Dwight Stanley Thompson, a former deputy state's attorney in Howard County and retired Army lieutenant colonel, died of heart failure Tuesday at his Columbia home. He was 76.
Mr. Thompson had been a Howard County prosecutor for several years when William R. Hymes came into office as state's attorney in January 1979.
"I looked over the staff and all the other attorneys and he seemed to be the best choice for deputy," Mr. Hymes recalled. "I couldn't have made a better choice. Anything good that you can think of to say about a person in that particular capacity would apply to Dwight."
Mr. Thompson served as deputy throughout Mr. Hymes' 16-year term, overseeing grand juries and the hiring of personnel at a time when the size of the office - like the county itself - grew sharply, from 16 employees in 1979 to about 45 in 1995, the year both men retired.
It was a challenging time to be in law enforcement in the county, Mr. Hymes said. With Columbia a decade in the making, the county had enough new wealth to draw burglars but was still rural enough to be an attractive dumping ground for homicide victims, Mr. Hymes recalled.
"It became very popular to murder someone and dump the body in Howard County," Mr. Hymes said. "At one time we had 13 murder trials going at the same time."
An affable man who penned funny poems to family and co-workers, Mr. Thompson also brought a strict, chain-of-command approach to the office, dressing down prosecutors who offered unauthorized plea bargains in certain cases.
"Those were the times the Thompson temper could be displayed," Mr. Hymes said. "His famous words were 'I had a chat with so-and-so today,' and I knew what he meant."
At the same time, Mr. Thomson was not afraid to buck his boss if he thought he was wrong, such as when Mr. Hymes approved a 1990 plea deal in the shooting death of Maryland State Police Cpl. Theodore D. Wolf. The deal allowed Francisco Rodriguez to plead guilty to second-degree murder and to testify against the shooter, Eric Tirado, in return for having his life sentence reduced to 15 years.
Mr. Thompson spoke out against the deal in 1998, when it became public.
"I didn't participate in the final stages of it because I so disagreed with taking the plea for Rodriguez," Thompson told The Sun at the time. "The crime was an assassination. They both [Tirado and Rodriguez] should have paid a hefty punishment for it."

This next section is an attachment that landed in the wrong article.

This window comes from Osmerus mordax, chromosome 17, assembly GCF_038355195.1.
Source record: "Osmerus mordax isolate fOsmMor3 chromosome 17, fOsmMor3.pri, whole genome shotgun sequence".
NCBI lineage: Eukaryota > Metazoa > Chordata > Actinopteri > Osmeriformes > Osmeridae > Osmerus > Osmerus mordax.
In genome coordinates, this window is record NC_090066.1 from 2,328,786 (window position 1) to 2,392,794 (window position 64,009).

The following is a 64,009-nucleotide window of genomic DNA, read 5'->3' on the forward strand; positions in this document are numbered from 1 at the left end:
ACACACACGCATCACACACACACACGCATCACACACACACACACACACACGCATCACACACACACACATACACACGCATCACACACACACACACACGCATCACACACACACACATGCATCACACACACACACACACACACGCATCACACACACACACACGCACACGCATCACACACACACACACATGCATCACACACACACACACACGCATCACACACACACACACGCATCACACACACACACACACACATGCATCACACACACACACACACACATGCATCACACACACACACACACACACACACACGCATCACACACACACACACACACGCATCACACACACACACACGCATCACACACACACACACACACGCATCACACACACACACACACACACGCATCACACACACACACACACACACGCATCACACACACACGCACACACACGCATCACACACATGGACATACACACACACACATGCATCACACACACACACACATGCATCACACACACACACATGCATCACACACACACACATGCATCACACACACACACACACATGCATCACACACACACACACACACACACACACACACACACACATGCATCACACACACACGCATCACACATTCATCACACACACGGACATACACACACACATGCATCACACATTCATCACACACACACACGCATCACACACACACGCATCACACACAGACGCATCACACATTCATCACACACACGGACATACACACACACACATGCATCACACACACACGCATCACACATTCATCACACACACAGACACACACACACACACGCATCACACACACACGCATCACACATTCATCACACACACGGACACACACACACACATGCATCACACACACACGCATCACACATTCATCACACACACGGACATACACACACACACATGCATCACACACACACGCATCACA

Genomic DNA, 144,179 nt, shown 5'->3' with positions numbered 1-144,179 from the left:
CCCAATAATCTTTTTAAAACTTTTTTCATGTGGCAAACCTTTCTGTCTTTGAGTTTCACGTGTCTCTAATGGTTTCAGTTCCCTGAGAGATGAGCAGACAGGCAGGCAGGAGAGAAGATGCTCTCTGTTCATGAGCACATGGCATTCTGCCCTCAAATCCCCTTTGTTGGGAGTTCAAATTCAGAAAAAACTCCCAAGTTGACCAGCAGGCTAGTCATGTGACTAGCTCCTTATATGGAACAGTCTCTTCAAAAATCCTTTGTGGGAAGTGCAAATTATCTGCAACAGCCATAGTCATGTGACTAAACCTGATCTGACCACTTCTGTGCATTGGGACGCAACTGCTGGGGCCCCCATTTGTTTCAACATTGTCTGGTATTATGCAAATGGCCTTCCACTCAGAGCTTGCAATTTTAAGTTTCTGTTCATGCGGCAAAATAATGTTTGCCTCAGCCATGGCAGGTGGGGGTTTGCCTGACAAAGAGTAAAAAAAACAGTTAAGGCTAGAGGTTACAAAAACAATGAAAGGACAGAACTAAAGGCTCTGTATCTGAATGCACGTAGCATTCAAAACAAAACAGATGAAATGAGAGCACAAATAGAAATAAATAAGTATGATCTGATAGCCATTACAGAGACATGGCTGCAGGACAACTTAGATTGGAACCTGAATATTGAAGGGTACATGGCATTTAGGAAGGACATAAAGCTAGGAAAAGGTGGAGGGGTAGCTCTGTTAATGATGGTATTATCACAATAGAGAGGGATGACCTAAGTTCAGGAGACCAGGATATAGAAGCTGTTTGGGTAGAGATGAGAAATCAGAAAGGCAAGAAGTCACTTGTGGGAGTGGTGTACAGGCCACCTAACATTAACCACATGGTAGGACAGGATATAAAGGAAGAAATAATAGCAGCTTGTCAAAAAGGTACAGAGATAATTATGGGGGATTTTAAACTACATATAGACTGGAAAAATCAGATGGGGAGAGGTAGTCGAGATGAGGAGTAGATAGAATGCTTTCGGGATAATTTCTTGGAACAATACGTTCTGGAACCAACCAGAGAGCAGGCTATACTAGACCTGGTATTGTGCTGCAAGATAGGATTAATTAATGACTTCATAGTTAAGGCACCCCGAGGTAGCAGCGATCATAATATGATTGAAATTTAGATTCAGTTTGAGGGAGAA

Born in Derby, Conn., Mr. Thompson delivered milk before classes at Seymour High School and played on the basketball and baseball teams after school. After graduating in 1946, he was offered a place on the New York Giants farm team, but joined the Army instead.
He served in Japan in 1946 and 1947 and upon his return, attended the University of Connecticut. While in college, he was named an All-American in soccer, served as president of his senior class and met his future wife, Cleora Barnes.
He went on to serve in the Korean and Vietnam wars, retiring from the Army after 26 years with the rank of lieutenant colonel. His last post, from 1970 to 1973, was as provost marshal at Fort Meade. While there, he attended law school at night at the University of Maryland - laying the groundwork for his second career as a prosecutor.
An avid reader of literary classics, he had his children act out the likes of King Lear when they tired of the usual bedtime stories, said daughter Susan Wright Thompson of Newton, Mass.
"My father used to take offense when people would say, 'How do you have all these kids in the arts? Is your wife an artist?" said Ms. Thompson, an actress, noting that one of her brothers is a violinist, and other siblings have studied literature and languages.
"He prided himself in being a well-rounded, kind of Renaissance man," she said. "He could fight in the war and deal with the defense of our nation, but he could write poetry and read the latest translation of Homer."
In recent years, Mr. Thompson devoted himself full-time to caring for his wife, who has been in poor health.
A memorial service will be Wednesday at 11 a.m. at St. John's Episcopal Church, 9120 Frederick Road, Ellicott City. A funeral with full military honors will be at Arlington National Cemetery at 2:30 p.m. Jan. 19.
In addition to his wife and daughter, he is survived by two other daughters, Katharine Linzer of Baltimore and Mary Iyer of Lubbock, Texas; two sons, Downs Thompson of Coto de Caza, Calif., and Jon Thompson of Lexington Park; a brother, David Thompson of Seymour, Conn.; a sister, Marion Kozey of Ansonia, Conn.; and 13 grandchildren.